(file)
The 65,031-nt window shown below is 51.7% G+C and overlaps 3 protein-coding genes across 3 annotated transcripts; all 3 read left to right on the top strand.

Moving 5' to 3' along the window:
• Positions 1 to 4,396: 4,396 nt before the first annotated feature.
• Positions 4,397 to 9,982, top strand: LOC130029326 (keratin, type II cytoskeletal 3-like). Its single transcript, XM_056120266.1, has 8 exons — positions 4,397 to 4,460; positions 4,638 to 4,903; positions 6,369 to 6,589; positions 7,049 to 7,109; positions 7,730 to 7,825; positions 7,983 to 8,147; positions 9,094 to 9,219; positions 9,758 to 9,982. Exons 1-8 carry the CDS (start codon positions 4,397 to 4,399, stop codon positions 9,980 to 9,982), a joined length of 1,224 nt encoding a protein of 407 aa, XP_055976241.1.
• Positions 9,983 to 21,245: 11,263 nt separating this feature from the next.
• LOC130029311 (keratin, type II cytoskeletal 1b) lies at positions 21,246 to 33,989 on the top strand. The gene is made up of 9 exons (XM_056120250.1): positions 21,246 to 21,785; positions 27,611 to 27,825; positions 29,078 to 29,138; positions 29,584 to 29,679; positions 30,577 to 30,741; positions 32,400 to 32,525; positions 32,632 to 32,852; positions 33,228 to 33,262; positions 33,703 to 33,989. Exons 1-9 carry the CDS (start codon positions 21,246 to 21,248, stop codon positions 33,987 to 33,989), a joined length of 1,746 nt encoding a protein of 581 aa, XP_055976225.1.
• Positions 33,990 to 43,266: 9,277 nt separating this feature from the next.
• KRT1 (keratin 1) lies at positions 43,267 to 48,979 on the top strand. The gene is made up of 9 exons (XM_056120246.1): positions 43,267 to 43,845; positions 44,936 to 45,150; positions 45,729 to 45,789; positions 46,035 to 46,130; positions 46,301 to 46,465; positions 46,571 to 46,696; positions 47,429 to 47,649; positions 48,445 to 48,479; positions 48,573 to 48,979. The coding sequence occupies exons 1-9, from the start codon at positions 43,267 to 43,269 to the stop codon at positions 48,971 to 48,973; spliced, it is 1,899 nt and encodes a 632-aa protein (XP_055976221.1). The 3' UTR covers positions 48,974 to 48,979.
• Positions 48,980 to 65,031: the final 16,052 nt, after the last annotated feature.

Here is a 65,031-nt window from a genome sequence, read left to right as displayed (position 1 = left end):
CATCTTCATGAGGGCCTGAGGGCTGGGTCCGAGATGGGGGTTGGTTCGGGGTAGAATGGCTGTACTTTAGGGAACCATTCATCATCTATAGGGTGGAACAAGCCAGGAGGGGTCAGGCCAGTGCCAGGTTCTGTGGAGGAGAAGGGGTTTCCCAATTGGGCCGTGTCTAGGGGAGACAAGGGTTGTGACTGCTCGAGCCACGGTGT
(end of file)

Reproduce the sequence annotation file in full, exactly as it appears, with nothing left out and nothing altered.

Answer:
The 65,031-nt window shown below is 51.7% G+C and overlaps 3 protein-coding genes across 3 annotated transcripts; all 3 read left to right on the top strand.

Moving 5' to 3' along the window:
• Positions 1 to 4,396: 4,396 nt before the first annotated feature.
• Positions 4,397 to 9,982, top strand: LOC130029326 (keratin, type II cytoskeletal 3-like). Its single transcript, XM_056120266.1, has 8 exons — positions 4,397 to 4,460; positions 4,638 to 4,903; positions 6,369 to 6,589; positions 7,049 to 7,109; positions 7,730 to 7,825; positions 7,983 to 8,147; positions 9,094 to 9,219; positions 9,758 to 9,982. Exons 1-8 carry the CDS (start codon positions 4,397 to 4,399, stop codon positions 9,980 to 9,982), a joined length of 1,224 nt encoding a protein of 407 aa, XP_055976241.1.
• Positions 9,983 to 21,245: 11,263 nt separating this feature from the next.
• LOC130029311 (keratin, type II cytoskeletal 1b) lies at positions 21,246 to 33,989 on the top strand. The gene is made up of 9 exons (XM_056120250.1): positions 21,246 to 21,785; positions 27,611 to 27,825; positions 29,078 to 29,138; positions 29,584 to 29,679; positions 30,577 to 30,741; positions 32,400 to 32,525; positions 32,632 to 32,852; positions 33,228 to 33,262; positions 33,703 to 33,989. Exons 1-9 carry the CDS (start codon positions 21,246 to 21,248, stop codon positions 33,987 to 33,989), a joined length of 1,746 nt encoding a protein of 581 aa, XP_055976225.1.
• Positions 33,990 to 43,266: 9,277 nt separating this feature from the next.
• KRT1 (keratin 1) lies at positions 43,267 to 48,979 on the top strand. The gene is made up of 9 exons (XM_056120246.1): positions 43,267 to 43,845; positions 44,936 to 45,150; positions 45,729 to 45,789; positions 46,035 to 46,130; positions 46,301 to 46,465; positions 46,571 to 46,696; positions 47,429 to 47,649; positions 48,445 to 48,479; positions 48,573 to 48,979. The coding sequence occupies exons 1-9, from the start codon at positions 43,267 to 43,269 to the stop codon at positions 48,971 to 48,973; spliced, it is 1,899 nt and encodes a 632-aa protein (XP_055976221.1). The 3' UTR covers positions 48,974 to 48,979.
• Positions 48,980 to 65,031: the final 16,052 nt, after the last annotated feature.

Here is a 65,031-nt window from a genome sequence, read left to right as displayed (position 1 = left end):
CATCTTCATGAGGGCCTGAGGGCTGGGTCCGAGATGGGGGTTGGTTCGGGGTAGAATGGCTGTACTTTAGGGAACCATTCATCATCTATAGGGTGGAACAAGCCAGGAGGGGTCAGGCCAGTGCCAGGTTCTGTGGAGGAGAAGGGGTTTCCCAATTGGGCCGTGTCTAGGGGAGACAAGGGTTGTGACTGCTCGAGCCACGGTGT